You may have seen it on posters in classrooms or at museums: all eight planets in our solar system perfectly lined up. But is it something that you will see within your lifetime?

No. And neither will anyone else.

While such images are novel ideas, and while some might wonder if such an alignment would lead to some supernatural event as you see in the movies, it's never going to happen.

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The main reason is because not all the planets are on parallel orbital paths. Some of the orbits are tilted compared to the others.

If such an alignment ever did happen, the gravitational forces reportedly would not affect Earth in any meaningful way. The only two bodies in our solar system big enough or close enough to significantly affect us are the sun and the moon.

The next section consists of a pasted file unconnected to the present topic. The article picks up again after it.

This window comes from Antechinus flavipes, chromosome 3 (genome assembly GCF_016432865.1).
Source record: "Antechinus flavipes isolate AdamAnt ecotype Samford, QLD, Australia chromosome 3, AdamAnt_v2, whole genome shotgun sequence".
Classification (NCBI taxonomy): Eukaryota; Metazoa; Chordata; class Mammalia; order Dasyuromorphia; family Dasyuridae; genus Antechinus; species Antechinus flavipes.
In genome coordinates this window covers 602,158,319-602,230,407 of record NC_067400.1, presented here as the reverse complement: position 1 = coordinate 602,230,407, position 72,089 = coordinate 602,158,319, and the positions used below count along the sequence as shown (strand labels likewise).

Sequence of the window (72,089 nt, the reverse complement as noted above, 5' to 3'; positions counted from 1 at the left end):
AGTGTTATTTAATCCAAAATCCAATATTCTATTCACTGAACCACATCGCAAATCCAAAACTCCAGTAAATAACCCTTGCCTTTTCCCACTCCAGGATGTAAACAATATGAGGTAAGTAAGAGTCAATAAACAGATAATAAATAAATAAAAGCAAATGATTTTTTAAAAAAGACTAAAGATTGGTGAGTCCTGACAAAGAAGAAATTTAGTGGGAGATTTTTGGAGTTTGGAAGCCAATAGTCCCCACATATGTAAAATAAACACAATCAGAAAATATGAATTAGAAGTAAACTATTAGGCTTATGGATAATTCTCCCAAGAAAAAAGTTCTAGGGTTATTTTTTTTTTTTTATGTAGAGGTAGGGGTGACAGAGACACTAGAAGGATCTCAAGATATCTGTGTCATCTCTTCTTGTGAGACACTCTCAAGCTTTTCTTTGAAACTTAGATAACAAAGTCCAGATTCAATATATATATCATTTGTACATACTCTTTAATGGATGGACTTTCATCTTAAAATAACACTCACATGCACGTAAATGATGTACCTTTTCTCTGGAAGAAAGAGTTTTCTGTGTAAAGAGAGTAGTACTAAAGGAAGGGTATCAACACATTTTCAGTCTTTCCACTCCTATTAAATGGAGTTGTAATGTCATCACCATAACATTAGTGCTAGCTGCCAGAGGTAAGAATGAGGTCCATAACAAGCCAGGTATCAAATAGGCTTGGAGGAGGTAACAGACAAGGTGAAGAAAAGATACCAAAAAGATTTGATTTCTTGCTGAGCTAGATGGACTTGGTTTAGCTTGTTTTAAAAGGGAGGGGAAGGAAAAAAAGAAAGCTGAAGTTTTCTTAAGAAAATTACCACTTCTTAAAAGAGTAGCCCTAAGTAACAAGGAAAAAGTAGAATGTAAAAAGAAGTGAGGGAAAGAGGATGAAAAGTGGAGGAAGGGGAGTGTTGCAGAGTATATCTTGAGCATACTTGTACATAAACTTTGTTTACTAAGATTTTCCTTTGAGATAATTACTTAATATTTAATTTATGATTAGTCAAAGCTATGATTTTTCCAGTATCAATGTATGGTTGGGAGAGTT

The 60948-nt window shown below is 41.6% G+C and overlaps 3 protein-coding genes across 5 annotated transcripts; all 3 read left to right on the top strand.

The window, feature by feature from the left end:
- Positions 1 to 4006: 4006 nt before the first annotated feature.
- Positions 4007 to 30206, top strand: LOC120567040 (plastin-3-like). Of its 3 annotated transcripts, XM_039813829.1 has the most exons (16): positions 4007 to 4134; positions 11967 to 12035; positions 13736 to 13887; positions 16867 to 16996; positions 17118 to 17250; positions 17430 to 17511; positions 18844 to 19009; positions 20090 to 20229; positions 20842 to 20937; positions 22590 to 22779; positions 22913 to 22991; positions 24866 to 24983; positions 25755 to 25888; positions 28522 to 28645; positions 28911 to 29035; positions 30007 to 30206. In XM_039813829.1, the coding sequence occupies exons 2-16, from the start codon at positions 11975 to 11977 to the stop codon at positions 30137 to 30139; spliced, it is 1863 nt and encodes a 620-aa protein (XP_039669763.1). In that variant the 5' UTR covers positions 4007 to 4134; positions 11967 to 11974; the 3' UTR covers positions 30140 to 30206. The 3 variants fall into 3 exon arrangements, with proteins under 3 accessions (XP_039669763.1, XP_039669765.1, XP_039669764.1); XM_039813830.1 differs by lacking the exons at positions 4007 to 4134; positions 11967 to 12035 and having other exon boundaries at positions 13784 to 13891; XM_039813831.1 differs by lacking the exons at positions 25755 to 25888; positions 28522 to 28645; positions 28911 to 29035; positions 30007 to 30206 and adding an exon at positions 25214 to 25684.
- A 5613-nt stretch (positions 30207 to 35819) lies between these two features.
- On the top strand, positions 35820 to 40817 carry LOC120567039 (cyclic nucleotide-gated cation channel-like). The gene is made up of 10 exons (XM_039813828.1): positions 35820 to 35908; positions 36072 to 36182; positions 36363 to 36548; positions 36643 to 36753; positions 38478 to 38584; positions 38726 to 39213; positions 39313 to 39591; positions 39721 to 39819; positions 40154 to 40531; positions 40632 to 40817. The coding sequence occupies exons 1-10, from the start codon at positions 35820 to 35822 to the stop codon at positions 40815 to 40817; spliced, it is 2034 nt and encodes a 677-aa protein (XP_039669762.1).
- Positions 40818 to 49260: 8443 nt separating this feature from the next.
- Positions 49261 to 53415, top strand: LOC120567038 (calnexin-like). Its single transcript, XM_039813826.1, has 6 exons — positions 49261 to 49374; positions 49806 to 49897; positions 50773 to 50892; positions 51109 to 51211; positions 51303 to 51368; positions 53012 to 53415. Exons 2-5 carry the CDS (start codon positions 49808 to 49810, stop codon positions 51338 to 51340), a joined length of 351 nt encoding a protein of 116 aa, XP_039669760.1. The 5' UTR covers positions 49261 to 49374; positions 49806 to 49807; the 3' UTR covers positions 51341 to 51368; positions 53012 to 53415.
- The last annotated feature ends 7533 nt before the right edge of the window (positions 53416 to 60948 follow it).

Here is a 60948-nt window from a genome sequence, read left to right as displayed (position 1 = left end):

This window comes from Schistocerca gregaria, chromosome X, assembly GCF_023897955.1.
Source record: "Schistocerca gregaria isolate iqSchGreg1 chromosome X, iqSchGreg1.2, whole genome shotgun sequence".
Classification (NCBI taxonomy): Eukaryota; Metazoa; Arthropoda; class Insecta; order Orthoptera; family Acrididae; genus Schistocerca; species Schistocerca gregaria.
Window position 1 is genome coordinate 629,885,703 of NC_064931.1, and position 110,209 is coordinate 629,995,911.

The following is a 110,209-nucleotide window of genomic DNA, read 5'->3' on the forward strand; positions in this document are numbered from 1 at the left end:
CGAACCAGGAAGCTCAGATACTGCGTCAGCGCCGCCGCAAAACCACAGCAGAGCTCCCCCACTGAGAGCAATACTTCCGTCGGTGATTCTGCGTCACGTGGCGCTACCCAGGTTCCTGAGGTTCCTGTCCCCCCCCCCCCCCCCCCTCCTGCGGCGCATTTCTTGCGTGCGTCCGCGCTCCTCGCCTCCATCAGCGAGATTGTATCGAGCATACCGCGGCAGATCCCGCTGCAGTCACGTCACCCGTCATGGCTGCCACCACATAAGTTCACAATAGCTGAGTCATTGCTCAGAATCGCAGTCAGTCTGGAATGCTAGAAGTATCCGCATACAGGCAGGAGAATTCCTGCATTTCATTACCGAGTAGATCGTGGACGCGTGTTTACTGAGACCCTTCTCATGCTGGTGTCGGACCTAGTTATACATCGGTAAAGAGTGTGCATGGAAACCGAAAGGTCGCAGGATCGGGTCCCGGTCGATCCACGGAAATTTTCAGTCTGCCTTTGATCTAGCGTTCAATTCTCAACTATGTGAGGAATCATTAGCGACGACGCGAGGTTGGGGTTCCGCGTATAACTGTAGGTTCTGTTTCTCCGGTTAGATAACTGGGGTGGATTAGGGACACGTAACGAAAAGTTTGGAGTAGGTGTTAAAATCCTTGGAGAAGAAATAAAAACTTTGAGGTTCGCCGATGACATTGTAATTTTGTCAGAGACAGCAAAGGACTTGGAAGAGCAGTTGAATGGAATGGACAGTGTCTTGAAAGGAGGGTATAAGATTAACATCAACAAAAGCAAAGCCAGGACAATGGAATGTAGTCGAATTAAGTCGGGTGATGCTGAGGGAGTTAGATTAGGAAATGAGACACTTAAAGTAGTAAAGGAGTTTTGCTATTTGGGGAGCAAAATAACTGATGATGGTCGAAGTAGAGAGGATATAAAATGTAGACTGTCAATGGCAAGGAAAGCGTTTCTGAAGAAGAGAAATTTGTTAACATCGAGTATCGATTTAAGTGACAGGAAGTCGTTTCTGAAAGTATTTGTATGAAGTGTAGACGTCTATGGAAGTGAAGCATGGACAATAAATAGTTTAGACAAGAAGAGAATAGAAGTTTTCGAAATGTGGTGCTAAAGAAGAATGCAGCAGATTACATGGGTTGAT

This doesn't mean earthlings will never see their seven celestial neighbors sharing the same night sky. The last time it happened was the year 949, according to Science Focus. The next time will be May 6, 2492.

That date will change if astronomers ever identify another planet in our solar system and have to add that to alignment possibilities. They have been searching for a theoretical "Planet Nine" deep beyond Neptune. However, there is also a theory that "Planet Nine" may actually be a tiny primordial black hole.

Mercury, Venus, Mars, Jupiter and Saturn have been visible in the sky at the same time. The most recent example was in April 2002. The next such alignment is expected in 2040.